Lou Caimano is an extraordinary saxophonist who has played in the orchestras of top Broadway shows like “Cats,” “A Chorus Line,” and “Evita.” Eric Olsen is an excellent pianist who teaches at Montclair State University and has performed all over the world. Together they are a duet known as Dyad. Both musicians have one foot in the classical world and the other in jazz, so it’s appropriate that their latest project straddles both.
Their new album, “Dyad Plays Puccini,” is a wonderful record that answers the question: “What if Puccini was born in the 20th century and, instead of writing operas, he wrote jazz standards?” If this album is any indication he would do it quite successfully. As it turns out, tunes like “Che gelida manina,” “Nessun Dorma,” and “Ch’ella mi creda” swing, “In quelle trine morbide” and “O mio babbino caro” would be beautiful in just about any genre, and “Musetta’s Waltz” is as catchy as a great pop song.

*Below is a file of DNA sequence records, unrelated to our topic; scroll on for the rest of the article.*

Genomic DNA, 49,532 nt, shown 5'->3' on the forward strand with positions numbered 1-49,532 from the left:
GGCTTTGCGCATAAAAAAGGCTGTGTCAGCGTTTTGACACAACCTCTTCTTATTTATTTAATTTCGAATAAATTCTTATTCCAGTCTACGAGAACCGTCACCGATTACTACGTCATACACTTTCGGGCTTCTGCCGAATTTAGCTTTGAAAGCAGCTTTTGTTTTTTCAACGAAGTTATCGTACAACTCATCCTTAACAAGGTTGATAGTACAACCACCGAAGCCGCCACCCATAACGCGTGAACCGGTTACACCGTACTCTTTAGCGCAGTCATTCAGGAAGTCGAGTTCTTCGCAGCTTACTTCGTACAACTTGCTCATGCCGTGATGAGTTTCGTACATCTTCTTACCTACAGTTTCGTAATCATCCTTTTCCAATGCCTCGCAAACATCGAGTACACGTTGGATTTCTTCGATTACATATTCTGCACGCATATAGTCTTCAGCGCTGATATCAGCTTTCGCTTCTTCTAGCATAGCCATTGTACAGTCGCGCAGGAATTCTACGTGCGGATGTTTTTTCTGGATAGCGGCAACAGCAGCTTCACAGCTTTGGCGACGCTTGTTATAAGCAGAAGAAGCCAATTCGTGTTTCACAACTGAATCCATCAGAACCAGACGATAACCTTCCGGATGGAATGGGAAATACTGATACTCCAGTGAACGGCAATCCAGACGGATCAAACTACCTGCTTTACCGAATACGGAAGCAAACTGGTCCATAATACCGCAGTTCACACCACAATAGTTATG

No small part of the magic of this album is the brilliance of the playing. Caimano’s gorgeous wailing on the sax is perfectly complemented by Olsen’s perfect touch at the keyboard. But just as important are the arrangements, which leave plenty of room for each musician to stretch out. “Dyad Plays Puccini” is chamber jazz at its finest.